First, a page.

• the seriousness of the issue raised
  • the credibility of the concern
  • the likelihood of confirming the allegation from attributable sources, and obtaining information provided.


6.1 Concerns should be expressed in writing to the HR Manager. If the concerns involve the HR Manager then a director should be the first point of contact. It is expected that the person receiving the allegation will become the investigating officer. However it is at the discretion of this person to delegate the investigation to another person if they feel this is appropriate.

6.2 Your concern should be in writing for the avoidance of doubt. You should set out the background and history of the concern; giving names, dates and places where possible, and explaining the reason for your concerns. If you feel unable to put the matter in writing you can still raise your concern verbally and should telephone or arrange to meet the appropriate person.


7.1 The matter raised may:

  • need inquiry internally
  • need to be passed to the Police if it relates to alleged criminal activity

7.2 At this stage concerns/allegations are neither accepted nor rejected.


8.1 You will normally receive a written response within 5 working days (except in the case of anonymous allegations):

  • acknowledging that the concern has been received
  • indicating how it is proposed to deal with the matter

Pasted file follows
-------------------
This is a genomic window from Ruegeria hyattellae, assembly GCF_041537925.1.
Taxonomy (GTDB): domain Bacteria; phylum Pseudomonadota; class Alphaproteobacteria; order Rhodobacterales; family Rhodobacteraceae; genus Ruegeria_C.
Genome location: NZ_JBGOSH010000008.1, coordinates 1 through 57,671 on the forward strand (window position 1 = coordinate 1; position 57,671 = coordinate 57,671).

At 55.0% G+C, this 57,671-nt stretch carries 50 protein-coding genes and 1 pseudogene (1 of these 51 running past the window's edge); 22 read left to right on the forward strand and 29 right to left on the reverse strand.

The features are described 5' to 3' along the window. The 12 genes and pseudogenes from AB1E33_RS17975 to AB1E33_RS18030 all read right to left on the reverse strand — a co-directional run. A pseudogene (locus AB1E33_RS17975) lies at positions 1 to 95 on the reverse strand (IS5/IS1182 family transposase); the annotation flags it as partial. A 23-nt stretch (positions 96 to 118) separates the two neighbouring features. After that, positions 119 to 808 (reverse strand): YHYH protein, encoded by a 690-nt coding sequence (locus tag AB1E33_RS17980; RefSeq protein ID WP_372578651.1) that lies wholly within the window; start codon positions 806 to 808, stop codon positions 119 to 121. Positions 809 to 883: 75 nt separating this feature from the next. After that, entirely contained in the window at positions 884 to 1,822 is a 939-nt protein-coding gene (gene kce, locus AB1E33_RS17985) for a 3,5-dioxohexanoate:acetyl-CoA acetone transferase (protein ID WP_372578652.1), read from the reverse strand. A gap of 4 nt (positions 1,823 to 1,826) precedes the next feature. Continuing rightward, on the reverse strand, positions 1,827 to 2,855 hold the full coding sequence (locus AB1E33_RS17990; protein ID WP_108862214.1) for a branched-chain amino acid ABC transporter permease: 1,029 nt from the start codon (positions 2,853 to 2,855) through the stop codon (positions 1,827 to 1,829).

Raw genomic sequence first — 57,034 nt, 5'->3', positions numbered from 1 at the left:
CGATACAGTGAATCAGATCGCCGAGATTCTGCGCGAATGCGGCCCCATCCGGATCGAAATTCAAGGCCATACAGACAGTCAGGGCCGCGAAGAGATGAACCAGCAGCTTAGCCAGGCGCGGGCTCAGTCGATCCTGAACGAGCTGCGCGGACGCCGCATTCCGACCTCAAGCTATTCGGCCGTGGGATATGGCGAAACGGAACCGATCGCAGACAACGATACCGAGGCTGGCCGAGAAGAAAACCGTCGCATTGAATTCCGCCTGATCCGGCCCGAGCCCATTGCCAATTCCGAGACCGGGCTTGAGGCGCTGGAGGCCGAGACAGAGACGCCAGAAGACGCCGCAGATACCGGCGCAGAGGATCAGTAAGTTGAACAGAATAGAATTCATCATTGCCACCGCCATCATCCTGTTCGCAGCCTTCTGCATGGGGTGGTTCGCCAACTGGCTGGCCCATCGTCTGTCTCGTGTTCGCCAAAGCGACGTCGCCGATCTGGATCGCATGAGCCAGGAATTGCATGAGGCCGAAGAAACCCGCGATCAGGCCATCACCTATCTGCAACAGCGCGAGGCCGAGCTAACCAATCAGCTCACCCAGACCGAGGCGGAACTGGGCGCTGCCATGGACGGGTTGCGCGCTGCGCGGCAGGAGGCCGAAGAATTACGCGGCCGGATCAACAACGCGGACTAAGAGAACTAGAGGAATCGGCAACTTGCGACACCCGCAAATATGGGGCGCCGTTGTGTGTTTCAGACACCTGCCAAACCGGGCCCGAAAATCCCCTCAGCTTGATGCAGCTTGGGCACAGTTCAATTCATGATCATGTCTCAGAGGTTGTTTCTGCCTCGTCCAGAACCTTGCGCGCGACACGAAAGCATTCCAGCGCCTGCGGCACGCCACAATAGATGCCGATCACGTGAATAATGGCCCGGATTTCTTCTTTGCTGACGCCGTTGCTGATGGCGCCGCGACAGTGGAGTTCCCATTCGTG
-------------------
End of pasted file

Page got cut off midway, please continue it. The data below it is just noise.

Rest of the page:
• giving an estimate of how long it will take to provide a final response
  • advising whether any enquiries have been made
  • advising whether further enquiries will take place
  • informing you of support available whilst matters are looked into, and
  • maintaining confidentiality wherever possible, but also explaining that it may not be possible that you can remain anonymous.


9.1 The investigating officer will:

  • look into the allegation - seeking evidence and interviewing witnesses as necessary.
  • maintain confidentiality wherever possible but will be mindful that there is no guarantee that the whistleblower can remain anonymous.
  • if appropriate, for concerns of criminal behaviour refer the matter to the Police.

9.2 If the investigating officer needs to talk to you, you are permitted to be

accompanied by a trade union or professional association representative or a fellow employee not involved in the area of work to which the concern relates.

9.3 The target is to complete the inquiry within 15 working days from the date

of the initial written response, although the enquiry may extend beyond this timescale.


10.1 Following completion of the inquiry process the investigating officer will make a written report and if necessary action will be taken. This may result in a trigger for the grievance and/or disciplinary procedure to be implemented against the person reported. The whistleblower will also be notified of the outcome. The report will not contain the whistleblower’s name unless you have expressly stated that you wish to be named.

10.2 If the investigation was carried out by a person other than the HR Manager or a director the written report must be submitted to them to determine what further action (if any) is required. When considering further actions, the HR Manager and directors must act on any recommendations made in the report.


If no action is to be taken and/or you are not satisfied with the way the matter has been dealt with, you can make a complaint under the complaints procedure or raise your concerns with other organisations as listed below:

  • the Police - for concerns of criminal behaviour
  • a trade union or professional association
  • Public Concern at Work (an independent charity that provides free advice for persons who wish to express concern about fraud and other serious malpractice. Telephone 0207 404 6609 or www.pcaw.co.uk).